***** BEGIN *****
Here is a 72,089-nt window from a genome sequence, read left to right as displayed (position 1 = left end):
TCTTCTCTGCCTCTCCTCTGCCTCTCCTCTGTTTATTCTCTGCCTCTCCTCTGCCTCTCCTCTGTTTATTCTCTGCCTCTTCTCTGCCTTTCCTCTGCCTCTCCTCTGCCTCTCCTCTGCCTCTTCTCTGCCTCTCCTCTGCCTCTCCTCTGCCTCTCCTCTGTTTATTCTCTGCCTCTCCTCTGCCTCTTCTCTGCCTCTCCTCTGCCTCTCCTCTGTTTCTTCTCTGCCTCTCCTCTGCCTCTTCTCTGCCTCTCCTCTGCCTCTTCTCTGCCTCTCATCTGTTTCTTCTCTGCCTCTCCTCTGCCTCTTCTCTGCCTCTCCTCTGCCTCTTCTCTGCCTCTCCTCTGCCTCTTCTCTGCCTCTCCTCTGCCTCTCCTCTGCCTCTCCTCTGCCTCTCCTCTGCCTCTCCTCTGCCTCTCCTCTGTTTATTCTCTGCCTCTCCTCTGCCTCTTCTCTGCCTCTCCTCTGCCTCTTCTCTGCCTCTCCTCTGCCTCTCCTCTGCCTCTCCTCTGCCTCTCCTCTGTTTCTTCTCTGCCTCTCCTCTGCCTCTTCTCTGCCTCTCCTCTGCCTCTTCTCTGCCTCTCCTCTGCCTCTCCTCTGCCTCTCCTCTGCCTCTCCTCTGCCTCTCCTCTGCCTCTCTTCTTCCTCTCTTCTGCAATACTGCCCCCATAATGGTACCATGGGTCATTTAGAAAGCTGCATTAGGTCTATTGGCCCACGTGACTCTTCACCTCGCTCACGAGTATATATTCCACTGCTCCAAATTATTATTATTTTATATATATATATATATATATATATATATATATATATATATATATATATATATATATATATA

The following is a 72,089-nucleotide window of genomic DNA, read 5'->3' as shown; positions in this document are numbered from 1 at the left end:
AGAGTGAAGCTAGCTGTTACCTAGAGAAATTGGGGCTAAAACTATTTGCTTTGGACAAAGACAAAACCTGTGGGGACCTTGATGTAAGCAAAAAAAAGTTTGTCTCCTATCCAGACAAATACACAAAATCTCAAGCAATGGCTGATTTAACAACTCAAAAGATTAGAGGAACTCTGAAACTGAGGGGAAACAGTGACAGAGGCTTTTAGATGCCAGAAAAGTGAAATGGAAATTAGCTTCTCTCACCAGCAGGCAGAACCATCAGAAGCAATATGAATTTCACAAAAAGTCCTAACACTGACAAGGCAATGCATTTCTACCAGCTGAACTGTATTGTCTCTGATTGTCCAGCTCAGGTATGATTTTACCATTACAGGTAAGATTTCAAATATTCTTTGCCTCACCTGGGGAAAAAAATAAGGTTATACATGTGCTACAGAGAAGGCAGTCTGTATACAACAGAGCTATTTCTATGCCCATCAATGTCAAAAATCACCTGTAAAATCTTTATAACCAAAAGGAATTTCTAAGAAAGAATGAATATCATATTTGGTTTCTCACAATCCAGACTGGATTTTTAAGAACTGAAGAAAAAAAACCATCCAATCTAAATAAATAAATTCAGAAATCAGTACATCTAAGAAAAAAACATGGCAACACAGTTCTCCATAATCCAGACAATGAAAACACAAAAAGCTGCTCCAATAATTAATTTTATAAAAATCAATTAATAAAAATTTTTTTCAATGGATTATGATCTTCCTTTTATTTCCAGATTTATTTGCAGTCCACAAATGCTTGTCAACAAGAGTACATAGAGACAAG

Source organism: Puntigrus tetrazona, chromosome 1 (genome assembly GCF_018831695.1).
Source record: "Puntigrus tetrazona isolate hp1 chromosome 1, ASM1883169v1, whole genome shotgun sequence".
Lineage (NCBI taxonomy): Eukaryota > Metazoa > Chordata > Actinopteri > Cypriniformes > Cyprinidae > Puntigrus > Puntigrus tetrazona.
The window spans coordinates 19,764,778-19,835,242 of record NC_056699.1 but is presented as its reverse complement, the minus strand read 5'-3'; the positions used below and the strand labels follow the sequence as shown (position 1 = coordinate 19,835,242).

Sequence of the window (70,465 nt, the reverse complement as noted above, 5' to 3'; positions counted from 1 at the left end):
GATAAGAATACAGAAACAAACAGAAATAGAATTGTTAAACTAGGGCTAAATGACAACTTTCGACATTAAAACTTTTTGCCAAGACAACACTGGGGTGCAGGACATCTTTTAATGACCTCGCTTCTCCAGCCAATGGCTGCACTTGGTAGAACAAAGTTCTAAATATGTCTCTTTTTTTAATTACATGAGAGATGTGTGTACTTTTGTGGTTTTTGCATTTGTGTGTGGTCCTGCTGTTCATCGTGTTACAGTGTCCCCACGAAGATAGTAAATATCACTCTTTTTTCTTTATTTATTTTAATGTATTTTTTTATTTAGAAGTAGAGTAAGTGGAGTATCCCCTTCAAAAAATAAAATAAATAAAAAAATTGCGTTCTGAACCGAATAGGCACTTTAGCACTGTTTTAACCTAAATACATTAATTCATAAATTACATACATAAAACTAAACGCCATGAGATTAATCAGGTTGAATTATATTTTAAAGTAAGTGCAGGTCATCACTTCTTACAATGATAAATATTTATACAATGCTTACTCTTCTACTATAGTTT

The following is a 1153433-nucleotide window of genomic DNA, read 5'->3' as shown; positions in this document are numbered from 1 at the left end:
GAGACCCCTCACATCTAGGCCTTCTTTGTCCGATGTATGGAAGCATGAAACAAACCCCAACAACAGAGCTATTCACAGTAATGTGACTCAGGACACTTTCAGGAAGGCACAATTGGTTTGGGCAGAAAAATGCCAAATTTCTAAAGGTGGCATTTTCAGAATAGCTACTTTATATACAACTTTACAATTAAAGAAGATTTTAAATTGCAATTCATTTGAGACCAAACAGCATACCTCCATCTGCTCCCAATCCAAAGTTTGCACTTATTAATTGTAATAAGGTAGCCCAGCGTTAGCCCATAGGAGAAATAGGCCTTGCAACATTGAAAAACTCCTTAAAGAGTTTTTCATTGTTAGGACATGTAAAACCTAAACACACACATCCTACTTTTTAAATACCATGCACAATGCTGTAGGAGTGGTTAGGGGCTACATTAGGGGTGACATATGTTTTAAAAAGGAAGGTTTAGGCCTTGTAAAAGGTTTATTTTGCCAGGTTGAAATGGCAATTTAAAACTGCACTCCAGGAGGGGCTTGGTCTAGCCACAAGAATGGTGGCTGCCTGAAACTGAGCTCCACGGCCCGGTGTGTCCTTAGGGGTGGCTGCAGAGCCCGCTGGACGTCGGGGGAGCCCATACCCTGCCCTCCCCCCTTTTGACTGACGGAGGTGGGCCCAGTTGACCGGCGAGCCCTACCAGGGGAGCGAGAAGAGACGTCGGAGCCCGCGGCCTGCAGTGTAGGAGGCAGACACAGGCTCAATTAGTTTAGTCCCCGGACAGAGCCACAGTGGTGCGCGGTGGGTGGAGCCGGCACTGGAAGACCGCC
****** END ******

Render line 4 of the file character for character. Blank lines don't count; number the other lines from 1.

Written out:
AGAGTGAAGCTAGCTGTTACCTAGAGAAATTGGGGCTAAAACTATTTGCTTTGGACAAAGACAAAACCTGTGGGGACCTTGATGTAAGCAAAAAAAAGTTTGTCTCCTATCCAGACAAATACACAAAATCTCAAGCAATGGCTGATTTAACAACTCAAAAGATTAGAGGAACTCTGAAACTGAGGGGAAACAGTGACAGAGGCTTTTAGATGCCAGAAAAGTGAAATGGAAATTAGCTTCTCTCACCAGCAGGCAGAACCATCAGAAGCAATATGAATTTCACAAAAAGTCCTAACACTGACAAGGCAATGCATTTCTACCAGCTGAACTGTATTGTCTCTGATTGTCCAGCTCAGGTATGATTTTACCATTACAGGTAAGATTTCAAATATTCTTTGCCTCACCTGGGGAAAAAAATAAGGTTATACATGTGCTACAGAGAAGGCAGTCTGTATACAACAGAGCTATTTCTATGCCCATCAATGTCAAAAATCACCTGTAAAATCTTTATAACCAAAAGGAATTTCTAAGAAAGAATGAATATCATATTTGGTTTCTCACAATCCAGACTGGATTTTTAAGAACTGAAGAAAAAAAACCATCCAATCTAAATAAATAAATTCAGAAATCAGTACATCTAAGAAAAAAACATGGCAACACAGTTCTCCATAATCCAGACAATGAAAACACAAAAAGCTGCTCCAATAATTAATTTTATAAAAATCAATTAATAAAAATTTTTTTCAATGGATTATGATCTTCCTTTTATTTCCAGATTTATTTGCAGTCCACAAATGCTTGTCAACAAGAGTACATAGAGACAAG